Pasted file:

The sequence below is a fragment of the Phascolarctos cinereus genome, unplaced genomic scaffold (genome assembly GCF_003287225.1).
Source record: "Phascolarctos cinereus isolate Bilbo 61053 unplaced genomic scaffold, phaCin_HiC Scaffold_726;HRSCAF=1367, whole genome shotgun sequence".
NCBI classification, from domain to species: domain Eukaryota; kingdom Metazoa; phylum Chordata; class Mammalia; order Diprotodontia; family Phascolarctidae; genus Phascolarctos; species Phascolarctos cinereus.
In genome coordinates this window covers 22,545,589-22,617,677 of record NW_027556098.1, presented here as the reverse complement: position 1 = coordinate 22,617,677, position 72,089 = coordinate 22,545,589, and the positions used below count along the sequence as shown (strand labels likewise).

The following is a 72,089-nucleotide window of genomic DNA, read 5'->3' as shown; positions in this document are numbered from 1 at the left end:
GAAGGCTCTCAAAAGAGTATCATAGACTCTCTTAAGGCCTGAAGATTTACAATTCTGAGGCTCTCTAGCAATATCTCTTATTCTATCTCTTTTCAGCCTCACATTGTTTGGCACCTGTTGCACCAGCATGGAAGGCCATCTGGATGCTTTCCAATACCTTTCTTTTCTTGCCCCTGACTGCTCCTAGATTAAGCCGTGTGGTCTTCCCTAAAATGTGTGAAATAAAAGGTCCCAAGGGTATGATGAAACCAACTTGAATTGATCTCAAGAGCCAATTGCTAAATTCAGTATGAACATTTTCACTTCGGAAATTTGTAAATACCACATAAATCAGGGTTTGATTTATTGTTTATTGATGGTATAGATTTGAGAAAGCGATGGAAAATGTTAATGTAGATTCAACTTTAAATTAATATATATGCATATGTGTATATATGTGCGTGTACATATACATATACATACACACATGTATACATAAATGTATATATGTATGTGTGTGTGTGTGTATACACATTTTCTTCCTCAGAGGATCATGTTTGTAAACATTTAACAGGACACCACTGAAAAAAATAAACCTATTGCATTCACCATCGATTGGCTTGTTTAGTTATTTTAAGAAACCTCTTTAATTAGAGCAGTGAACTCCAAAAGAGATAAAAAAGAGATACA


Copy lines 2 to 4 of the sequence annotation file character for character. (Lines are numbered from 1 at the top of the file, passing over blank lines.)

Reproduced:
Source record: "Phascolarctos cinereus isolate Bilbo 61053 unplaced genomic scaffold, phaCin_HiC Scaffold_726;HRSCAF=1367, whole genome shotgun sequence".
NCBI classification, from domain to species: domain Eukaryota; kingdom Metazoa; phylum Chordata; class Mammalia; order Diprotodontia; family Phascolarctidae; genus Phascolarctos; species Phascolarctos cinereus.
In genome coordinates this window covers 22,545,589-22,617,677 of record NW_027556098.1, presented here as the reverse complement: position 1 = coordinate 22,617,677, position 72,089 = coordinate 22,545,589, and the positions used below count along the sequence as shown (strand labels likewise).